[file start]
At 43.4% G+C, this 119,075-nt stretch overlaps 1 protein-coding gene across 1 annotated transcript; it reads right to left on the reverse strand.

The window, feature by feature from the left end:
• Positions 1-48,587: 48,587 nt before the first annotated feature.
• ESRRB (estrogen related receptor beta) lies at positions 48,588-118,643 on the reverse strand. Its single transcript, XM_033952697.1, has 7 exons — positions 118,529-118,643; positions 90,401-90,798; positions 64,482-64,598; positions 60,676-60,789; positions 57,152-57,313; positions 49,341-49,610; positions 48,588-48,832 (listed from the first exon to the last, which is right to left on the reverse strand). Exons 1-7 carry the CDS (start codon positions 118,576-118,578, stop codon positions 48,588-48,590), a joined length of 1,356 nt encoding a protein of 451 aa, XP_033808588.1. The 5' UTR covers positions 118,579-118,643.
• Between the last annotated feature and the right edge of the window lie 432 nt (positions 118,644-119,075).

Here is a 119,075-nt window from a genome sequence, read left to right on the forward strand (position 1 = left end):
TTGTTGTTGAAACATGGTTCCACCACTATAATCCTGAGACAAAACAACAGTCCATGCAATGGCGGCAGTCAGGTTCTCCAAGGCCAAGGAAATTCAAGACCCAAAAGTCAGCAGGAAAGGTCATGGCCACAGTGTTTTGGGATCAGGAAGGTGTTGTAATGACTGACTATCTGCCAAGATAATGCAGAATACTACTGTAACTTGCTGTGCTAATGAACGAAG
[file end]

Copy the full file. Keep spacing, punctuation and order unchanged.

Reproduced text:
At 43.4% G+C, this 119,075-nt stretch overlaps 1 protein-coding gene across 1 annotated transcript; it reads right to left on the reverse strand.

The window, feature by feature from the left end:
• Positions 1-48,587: 48,587 nt before the first annotated feature.
• ESRRB (estrogen related receptor beta) lies at positions 48,588-118,643 on the reverse strand. Its single transcript, XM_033952697.1, has 7 exons — positions 118,529-118,643; positions 90,401-90,798; positions 64,482-64,598; positions 60,676-60,789; positions 57,152-57,313; positions 49,341-49,610; positions 48,588-48,832 (listed from the first exon to the last, which is right to left on the reverse strand). Exons 1-7 carry the CDS (start codon positions 118,576-118,578, stop codon positions 48,588-48,590), a joined length of 1,356 nt encoding a protein of 451 aa, XP_033808588.1. The 5' UTR covers positions 118,579-118,643.
• Between the last annotated feature and the right edge of the window lie 432 nt (positions 118,644-119,075).

Here is a 119,075-nt window from a genome sequence, read left to right on the forward strand (position 1 = left end):
TTGTTGTTGAAACATGGTTCCACCACTATAATCCTGAGACAAAACAACAGTCCATGCAATGGCGGCAGTCAGGTTCTCCAAGGCCAAGGAAATTCAAGACCCAAAAGTCAGCAGGAAAGGTCATGGCCACAGTGTTTTGGGATCAGGAAGGTGTTGTAATGACTGACTATCTGCCAAGATAATGCAGAATACTACTGTAACTTGCTGTGCTAATGAACGAAG